With his research into wireless communication via infrared light, Professor Ton Koonen is one of the six nominees for the Huibrettsen Prize 2018. On 8 October, KNAW chairman Wim van Saarloos will announce the winner during the Evening of Science. The Huibregtsen Prize is awarded annually to a research project that is ‘socially innovative’.

Ton Koonen has been nominated for his solution to disruptions and overloading of WiFi networks. In his approach, an invisible infrared beam goes from the router to one receiver only and on to no one else. These ‘pencil bundles’ offer ultra-high data capacity, are difficult to tap, safe for the eyes and very energy-efficient.

The jury of the Huibregtsen Prize ‘values this apparently simple solution, which requires a great deal of scientific innovation, for example in the development of new transmitters and a mechanism by which mobile devices pass on their location to the transmitter. In so doing, Koonen always keeps in mind that his system can only be successful if it is cheap, simple and solid, and he is looking for collaborations to actually get his system implemented in practice.’

Subscribe to IO on Telegram!

Want to be inspired 365 days per year? Here’s the opportunity. We offer you one "origin of innovation" a day in a compact Telegram message. Seven days a week, delivered around 8 p.m. CET. Straight from our newsroom. Subscribe here, it's free!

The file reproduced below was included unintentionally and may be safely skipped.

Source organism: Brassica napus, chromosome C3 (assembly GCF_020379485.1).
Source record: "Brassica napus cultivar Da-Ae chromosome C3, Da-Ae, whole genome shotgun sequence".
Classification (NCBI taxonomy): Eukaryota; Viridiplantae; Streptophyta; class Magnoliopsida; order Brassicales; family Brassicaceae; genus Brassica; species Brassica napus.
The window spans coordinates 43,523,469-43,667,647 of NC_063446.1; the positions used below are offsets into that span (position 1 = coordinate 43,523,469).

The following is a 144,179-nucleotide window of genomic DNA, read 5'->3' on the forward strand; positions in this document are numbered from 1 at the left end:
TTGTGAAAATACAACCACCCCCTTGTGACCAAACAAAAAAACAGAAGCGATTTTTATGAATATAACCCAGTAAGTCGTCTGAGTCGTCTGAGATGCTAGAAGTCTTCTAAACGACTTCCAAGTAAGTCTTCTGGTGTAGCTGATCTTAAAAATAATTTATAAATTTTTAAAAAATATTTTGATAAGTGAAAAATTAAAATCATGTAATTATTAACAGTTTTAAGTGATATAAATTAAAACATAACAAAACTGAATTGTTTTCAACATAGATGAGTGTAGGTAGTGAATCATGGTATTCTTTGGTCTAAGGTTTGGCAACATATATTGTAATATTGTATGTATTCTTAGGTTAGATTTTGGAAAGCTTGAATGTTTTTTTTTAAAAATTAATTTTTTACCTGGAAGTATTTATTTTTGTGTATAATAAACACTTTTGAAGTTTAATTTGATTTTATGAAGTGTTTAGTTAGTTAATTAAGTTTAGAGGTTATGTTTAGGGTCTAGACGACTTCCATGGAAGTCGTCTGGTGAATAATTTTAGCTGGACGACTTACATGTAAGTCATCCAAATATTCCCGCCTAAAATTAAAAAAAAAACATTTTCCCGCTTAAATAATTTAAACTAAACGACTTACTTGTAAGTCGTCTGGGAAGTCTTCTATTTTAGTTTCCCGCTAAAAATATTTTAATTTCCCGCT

Subscribe!

The other 5 nominees are Prof. Deniz Başkent (UMC Groningen), Prof. Dr. Manfred Kayser (Erasmus MC), Prof. Dr. Marike Knoef (University Leiden), Prof. Dr. Robert Sauerwein (Radboud UMC) and Detlef van Vuuren (Planning Bureau for the Environment).

The Huibregtsen Prize was established in 2005 by the board of the Foundation for the Evening of Science & Society and was named after Mr Wouter Huibregtsen. The prize is awarded to a recent research project that is scientifically innovative with clear social relevance. The award will be presented at the Evening of Science & Society on 8 October 2018 in the Ridderzaal in The Hague, and consists of a sculpture, ‘De Denker’ (The Thinker), by visual artist Wil van der Laan, €25,000 earmarked for research activities, and a workshop offered by the Lorentz Center in Leiden.

Source: press release TU/e

Support us!

Innovation Origins is an independent news platform that has an unconventional revenue model. We are sponsored by companies that support our mission: to spread the story of innovation. Read more.

At Innovation Origins, you can always read our articles for free. We want to keep it that way. Have you enjoyed our articles so much that you want support our mission? Then use the button below:

Doneer

Personal Info

About the author

Author profile picture